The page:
Why We Join The Nutcracker

It’s that time of the year again.  No, I’m not talking back-to-school.  I’m not talking fall leaves or pumpkins or even Halloween.  I’m talking The Nutcracker.

Nutcracker Ballet rehearsals are well underway in ballet companies and schools around the country, and my daughter’s dance school is no exception.  Every year the students stage a charming Nutcracker performance, with spectacular scenery and beautiful costumes and scores of little girls (plus three or four token boys) prancing on the stage dressed as candy canes and angels and gingerbread and flowers.   I highly recommend taking your little ones to their first Nutcracker performance at your local dance school — it’s cheap, close by, not too overwhelming, and they actually put on a beautiful show.

But oh my bleeping Nutcrackers, you have no idea how much effort and chaos lurks behind that giant cardboard Christmas tree.

This is The Pea’s third year in the Nutcracker, and once again we’ve been sucked into the Nutcracker nuttiness.  She’ll be attending rehearsals every single weekend until December — and I’ll be driving her to every single one of them, because her best friend has been cast in a different part in a different act, which means they don’t share any rehearsal time, which means our rehearsal carpool schedule is ruined.  I’ll be paying a $130 participation fee, performance DVD *not* included (she does get a t-shirt included, and for that amount I’m hoping that t-shirt comes with a label that says Juicy Couture). I’ll be volunteering my time with costume repair and backstage monitoring, and I’ll be hitting up my friends and convincing them that they simply must take their kids to see The Pea in the Nutcracker for the third year in a row.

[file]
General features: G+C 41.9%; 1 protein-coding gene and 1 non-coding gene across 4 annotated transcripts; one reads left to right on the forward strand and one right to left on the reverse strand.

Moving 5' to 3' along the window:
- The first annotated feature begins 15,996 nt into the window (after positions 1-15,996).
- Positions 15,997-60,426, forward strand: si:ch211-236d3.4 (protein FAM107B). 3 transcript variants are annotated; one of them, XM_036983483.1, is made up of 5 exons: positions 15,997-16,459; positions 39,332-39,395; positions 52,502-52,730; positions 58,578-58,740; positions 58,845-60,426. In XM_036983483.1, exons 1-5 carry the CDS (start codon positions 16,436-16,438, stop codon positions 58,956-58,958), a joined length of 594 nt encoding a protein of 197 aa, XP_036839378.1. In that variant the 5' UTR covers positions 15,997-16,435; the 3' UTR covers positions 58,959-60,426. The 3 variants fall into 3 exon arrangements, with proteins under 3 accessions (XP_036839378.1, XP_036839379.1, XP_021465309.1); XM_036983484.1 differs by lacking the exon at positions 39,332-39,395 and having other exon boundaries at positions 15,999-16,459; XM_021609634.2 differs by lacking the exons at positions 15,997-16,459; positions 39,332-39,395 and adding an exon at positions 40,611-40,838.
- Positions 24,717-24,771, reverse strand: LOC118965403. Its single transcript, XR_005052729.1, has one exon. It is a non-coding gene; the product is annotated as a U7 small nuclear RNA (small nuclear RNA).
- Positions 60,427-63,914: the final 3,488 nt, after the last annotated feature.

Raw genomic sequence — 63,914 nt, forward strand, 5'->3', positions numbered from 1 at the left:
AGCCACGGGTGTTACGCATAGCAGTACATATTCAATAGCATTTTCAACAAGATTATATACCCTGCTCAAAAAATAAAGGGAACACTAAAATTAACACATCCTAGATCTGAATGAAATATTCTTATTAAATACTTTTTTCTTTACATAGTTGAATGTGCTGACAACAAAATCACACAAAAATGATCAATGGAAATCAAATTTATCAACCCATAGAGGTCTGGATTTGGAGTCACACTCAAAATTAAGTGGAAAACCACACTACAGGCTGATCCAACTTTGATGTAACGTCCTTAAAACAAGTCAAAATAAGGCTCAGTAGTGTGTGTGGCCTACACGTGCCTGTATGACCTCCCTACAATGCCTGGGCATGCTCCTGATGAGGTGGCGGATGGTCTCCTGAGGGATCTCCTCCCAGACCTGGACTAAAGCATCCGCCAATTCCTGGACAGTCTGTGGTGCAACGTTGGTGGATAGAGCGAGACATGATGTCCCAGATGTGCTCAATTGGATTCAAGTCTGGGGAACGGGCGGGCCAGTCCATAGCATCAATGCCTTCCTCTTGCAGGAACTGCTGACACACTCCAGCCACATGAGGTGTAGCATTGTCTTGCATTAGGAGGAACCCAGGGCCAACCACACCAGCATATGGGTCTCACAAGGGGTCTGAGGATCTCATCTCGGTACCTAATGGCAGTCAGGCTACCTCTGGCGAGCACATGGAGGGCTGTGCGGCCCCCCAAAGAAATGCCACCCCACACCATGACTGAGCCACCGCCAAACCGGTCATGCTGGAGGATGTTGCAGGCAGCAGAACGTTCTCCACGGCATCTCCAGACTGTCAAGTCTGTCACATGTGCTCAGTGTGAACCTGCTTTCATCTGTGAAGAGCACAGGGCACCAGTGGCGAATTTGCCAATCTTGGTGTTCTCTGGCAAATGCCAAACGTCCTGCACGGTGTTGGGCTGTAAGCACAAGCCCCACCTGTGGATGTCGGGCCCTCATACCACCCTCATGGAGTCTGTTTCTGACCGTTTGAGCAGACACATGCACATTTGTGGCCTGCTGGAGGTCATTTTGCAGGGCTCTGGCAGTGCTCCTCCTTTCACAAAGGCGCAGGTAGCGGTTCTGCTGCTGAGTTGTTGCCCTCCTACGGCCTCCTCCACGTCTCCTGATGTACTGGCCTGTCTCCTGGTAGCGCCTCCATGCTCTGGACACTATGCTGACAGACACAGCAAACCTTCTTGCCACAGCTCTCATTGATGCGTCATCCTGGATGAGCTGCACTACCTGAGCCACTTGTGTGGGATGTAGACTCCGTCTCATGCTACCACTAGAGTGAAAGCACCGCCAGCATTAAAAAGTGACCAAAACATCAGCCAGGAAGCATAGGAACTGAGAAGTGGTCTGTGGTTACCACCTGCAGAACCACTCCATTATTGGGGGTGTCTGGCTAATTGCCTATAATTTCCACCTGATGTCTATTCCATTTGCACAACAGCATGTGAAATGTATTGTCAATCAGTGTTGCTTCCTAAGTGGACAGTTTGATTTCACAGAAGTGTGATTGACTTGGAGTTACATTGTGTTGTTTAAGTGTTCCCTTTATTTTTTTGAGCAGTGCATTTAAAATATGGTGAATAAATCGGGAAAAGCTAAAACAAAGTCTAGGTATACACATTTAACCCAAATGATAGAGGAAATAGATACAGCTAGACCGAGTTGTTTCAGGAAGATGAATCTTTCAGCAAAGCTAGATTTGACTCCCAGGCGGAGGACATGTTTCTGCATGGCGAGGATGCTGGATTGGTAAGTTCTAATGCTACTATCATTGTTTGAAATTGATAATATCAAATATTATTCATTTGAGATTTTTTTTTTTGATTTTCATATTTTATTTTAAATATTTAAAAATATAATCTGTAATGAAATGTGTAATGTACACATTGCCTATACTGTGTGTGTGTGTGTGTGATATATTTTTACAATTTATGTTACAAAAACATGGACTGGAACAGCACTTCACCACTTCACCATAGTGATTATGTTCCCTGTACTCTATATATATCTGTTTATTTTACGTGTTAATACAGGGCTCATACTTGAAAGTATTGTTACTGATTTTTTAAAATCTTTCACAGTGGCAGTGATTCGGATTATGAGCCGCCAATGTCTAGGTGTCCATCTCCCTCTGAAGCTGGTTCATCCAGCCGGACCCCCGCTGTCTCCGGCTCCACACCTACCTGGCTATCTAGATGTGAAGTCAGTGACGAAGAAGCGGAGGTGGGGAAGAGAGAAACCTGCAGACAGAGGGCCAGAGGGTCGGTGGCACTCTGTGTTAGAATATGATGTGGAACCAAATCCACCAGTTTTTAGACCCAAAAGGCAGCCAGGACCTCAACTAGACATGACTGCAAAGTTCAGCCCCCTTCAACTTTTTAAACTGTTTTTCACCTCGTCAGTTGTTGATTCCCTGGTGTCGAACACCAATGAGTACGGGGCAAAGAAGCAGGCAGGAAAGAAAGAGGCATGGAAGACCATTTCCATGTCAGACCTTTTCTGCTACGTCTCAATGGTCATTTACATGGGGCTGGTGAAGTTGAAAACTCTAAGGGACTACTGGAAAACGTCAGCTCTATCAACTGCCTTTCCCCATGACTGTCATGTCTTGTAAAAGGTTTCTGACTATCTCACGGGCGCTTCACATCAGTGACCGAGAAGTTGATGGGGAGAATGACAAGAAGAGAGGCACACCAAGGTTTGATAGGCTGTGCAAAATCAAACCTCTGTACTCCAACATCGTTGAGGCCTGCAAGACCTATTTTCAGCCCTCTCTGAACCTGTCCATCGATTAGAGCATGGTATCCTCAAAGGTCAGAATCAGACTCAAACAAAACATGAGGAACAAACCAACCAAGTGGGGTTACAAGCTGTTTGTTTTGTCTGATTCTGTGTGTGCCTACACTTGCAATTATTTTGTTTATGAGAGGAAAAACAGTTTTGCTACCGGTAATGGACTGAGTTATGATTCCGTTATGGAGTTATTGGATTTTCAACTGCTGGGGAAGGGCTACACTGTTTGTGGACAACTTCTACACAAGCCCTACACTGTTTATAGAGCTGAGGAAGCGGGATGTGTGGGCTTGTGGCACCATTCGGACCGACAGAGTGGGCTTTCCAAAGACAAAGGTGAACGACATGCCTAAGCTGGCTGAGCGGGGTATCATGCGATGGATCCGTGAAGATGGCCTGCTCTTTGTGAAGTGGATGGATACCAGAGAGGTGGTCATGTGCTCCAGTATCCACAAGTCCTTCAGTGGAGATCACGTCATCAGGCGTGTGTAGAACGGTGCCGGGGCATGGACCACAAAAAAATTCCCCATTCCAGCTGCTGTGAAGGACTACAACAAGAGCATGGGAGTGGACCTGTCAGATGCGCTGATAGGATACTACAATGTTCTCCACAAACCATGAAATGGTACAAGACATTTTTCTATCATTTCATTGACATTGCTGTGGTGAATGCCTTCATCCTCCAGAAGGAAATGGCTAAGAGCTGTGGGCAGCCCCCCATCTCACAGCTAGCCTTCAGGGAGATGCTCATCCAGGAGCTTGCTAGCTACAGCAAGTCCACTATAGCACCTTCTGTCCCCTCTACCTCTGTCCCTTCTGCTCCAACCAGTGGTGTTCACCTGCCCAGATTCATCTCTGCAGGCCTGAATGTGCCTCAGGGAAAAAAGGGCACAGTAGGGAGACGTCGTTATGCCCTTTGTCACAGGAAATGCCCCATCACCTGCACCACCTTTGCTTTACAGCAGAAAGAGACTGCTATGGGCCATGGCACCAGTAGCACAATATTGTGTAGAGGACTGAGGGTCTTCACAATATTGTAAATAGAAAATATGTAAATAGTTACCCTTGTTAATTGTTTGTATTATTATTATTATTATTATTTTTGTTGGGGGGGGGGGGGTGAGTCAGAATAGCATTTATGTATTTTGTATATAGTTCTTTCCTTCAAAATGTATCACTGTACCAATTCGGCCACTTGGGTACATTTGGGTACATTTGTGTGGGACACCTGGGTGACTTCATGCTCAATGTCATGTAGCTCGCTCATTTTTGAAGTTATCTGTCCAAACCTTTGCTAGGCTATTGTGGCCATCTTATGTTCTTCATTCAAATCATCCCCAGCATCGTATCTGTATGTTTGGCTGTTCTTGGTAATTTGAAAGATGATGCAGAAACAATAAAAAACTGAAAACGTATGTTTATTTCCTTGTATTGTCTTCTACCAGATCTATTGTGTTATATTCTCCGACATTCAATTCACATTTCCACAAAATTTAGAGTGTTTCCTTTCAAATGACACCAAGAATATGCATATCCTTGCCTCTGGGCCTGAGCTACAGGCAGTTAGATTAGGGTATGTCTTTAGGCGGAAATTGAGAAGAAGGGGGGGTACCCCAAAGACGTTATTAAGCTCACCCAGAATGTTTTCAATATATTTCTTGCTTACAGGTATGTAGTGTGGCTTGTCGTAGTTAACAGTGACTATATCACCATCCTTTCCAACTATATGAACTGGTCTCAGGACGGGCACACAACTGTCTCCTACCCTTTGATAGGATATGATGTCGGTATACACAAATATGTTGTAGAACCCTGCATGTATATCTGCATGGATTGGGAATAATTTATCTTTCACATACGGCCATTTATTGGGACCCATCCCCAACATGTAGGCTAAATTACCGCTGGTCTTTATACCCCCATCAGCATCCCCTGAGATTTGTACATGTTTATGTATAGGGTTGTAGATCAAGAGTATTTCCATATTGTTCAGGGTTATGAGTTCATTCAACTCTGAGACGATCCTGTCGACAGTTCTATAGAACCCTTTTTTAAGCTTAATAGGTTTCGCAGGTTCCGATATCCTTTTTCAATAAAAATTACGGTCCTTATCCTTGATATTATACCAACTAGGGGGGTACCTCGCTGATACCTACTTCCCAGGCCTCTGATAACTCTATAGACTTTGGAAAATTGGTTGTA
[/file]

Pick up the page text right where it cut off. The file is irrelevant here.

Last weekend I sat through one of her rehearsals and timed her dance:  it’s two minutes long.  And they had learned the whole dance by the second rehearsal.

I know I sound like a Scrooge. I’m actually grateful to the teachers for giving up their weekends to make sure that the kids get not only memorize their steps, but also learn their cues and dance in sync with each other. I get that renting an auditorium and hiring sound guys and purchasing props costs money, and that ticket sales don’t fully cover the amount. But it’s such a huge effort for such a small part!

Then again, I’m actually quite proud of The Pea for committing to such an intense rehearsal schedule, despite the minute role she’s been given (to make things worse, she’s been cast as a gingerbread *boy* — which is not surprising given she’s one of the tallest kids at her level, and there are only three or four boys in the whole dance school, but it still rankles). Despite her disappointment at not being given a longer dance, she’s throwing herself into her role with so much enthusiasm that you’d think she was the Sugarplum Fairy herself.  Besides, I’m actually a big Nutcracker fan, and I’m thrilled that The Pea wants to be part of such a wonderful holiday tradition. It’s an experience that should serve her well, whether she grows up to be a Sugarplum Fairy or Queen of the Boardroom.

Instead of counting rehearsal hours and volunteer hours and participation dollars, I should be counting my blessings, along with my Nutcracker programmes and photos of The Pea dressed as an angel and Chinese tea cookie and gingerbread cookie and whatever role she lands in the future.

And now that I’ve seen the error of my ways, I might even go and shell out an extra 30 bucks for that Nutcracker DVD.

  1. October 1, 2010
  2. October 11, 2010
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